Kylie is back, resplendently beautiful in her post-chemo crop, and gracefully accepting of her new role as top poster girl for breast cancer recovery. What a trouper she is.

Tomorrow night, in the first big interview after her illness, she will share with the world some of the intimate details of her own and her family's reactions to her treatment, including - touchingly - a matter-of-fact description of how she "had one day's grace" before "we made the announcement and I was virtually a prisoner in the house".

I presume that Ms Minogue believes that the fabulousness of her career more than compensates for the relentless invasion into her privacy that it entails, and I do admire the equanimity with which she accepts this fact of her life.

But I'm already cheesed off with the glamorous rebranding of breast cancer that her illness has inevitably prompted. It was unspeakable that the world's press hung around trying to get shots of this woman as she underwent cancer treatment. She really ought to allow herself to be a lot grumpier about it.

If music be the food of politics, play on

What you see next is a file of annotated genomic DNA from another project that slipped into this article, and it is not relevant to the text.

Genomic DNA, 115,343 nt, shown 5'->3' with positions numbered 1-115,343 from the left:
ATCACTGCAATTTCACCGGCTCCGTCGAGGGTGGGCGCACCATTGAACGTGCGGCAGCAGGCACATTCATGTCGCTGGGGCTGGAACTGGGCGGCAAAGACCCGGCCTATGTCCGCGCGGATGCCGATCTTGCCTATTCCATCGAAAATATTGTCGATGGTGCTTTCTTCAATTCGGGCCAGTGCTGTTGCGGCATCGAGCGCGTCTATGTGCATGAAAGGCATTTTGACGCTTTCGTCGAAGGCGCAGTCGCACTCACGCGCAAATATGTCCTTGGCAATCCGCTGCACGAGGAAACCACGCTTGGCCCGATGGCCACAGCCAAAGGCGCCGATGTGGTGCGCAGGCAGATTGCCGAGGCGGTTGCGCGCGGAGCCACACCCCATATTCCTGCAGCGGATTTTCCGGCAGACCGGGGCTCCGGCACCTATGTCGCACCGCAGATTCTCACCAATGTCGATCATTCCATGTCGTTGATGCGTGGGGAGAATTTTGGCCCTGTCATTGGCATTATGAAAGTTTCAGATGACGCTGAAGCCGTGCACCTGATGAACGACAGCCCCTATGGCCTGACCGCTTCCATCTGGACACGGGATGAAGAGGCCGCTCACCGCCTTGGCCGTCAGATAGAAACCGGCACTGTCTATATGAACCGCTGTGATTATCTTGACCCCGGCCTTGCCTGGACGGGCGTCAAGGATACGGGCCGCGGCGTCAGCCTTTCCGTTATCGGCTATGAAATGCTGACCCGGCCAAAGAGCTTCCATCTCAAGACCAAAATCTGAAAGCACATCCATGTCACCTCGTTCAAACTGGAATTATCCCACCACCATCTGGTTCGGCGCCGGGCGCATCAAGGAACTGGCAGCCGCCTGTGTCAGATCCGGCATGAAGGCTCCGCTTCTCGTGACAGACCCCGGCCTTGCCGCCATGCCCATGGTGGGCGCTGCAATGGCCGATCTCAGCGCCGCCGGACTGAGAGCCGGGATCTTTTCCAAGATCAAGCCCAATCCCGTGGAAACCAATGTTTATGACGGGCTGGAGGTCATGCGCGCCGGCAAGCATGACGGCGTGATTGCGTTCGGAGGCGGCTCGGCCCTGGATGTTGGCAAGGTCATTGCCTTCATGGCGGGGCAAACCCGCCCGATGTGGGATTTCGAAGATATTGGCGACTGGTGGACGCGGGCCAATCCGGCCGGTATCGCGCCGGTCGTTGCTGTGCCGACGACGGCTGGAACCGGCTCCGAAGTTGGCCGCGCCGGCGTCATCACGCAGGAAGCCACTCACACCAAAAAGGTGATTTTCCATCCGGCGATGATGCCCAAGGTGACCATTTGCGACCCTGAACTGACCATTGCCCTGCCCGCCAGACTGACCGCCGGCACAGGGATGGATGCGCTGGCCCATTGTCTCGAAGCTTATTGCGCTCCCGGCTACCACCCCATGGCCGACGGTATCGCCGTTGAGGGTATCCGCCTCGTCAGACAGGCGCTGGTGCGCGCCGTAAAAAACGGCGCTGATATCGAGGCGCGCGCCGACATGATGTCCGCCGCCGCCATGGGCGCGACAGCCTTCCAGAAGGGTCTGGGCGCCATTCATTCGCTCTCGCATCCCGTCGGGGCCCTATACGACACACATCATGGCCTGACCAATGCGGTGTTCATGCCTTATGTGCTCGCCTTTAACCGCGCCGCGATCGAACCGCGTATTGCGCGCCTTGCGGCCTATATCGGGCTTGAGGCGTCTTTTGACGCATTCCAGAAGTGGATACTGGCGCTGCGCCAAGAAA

I wouldn't say that Rock 'n' Roll is Tom Stoppard's best play. But since even Stoppard's (pictured) lowest points are sublime in comparison with nearly everything else in contemporary theatre, it remains an inspiring and thought-provoking creation.

It is, among other things, a meditation on cultural revolution that compares and contrasts the society-changing aspirations of rock and roll music with the society-changing aspirations of post-Soviet communism in Poland. The interesting thing is that while totalitarianism does not come out of the intellectual mincer looking at all good, the play could be read equally as vindication or critique of the power of popular music.

Certainly it is understood in the play that music quickly stopped being an instrument of protest and started being an agent of capitalism. But the uncomfortable fact that Syd Barrett, the stage representative of the early idealism of progressive rock had died the day before I saw the play sharpened the poignancy of the Pink Floyd founder's disconnection from his creativity.

Stoppard, I think, was arguing in Rock 'n' Roll that all systems subsume everybody and everything, one way or another, and that the way in which capitalism does so is the most sympathetic we have found. But Barrett, who was subsumed by the system in a troubling way because he was vulnerable, not because the market dictated a happy ending, rose in his death as a reminder that despite the play's optimism, the market looks after those who can look after themselves.

It's a fine play indeed that draws further meaning from the developing narrative that it is exploring, even as it plays. It speaks of Stoppard's wondrous ability to coax ideas into growth and luxuriance. Maybe there is hope for humanity if as well as organic produce, we can start consuming organic plays.